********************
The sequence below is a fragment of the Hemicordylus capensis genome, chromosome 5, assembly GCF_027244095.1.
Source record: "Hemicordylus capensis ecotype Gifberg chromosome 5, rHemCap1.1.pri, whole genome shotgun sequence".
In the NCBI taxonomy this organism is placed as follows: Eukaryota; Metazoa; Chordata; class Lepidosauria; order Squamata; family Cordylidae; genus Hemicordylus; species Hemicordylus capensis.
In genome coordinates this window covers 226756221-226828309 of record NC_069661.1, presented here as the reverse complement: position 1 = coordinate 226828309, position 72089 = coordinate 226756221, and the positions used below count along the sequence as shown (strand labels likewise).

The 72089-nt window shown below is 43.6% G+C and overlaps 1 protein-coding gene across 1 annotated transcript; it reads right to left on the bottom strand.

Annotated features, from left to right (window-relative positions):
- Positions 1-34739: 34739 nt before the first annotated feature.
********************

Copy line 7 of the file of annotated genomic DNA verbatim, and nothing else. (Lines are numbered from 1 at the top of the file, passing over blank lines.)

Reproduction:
- Positions 1-34739: 34739 nt before the first annotated feature.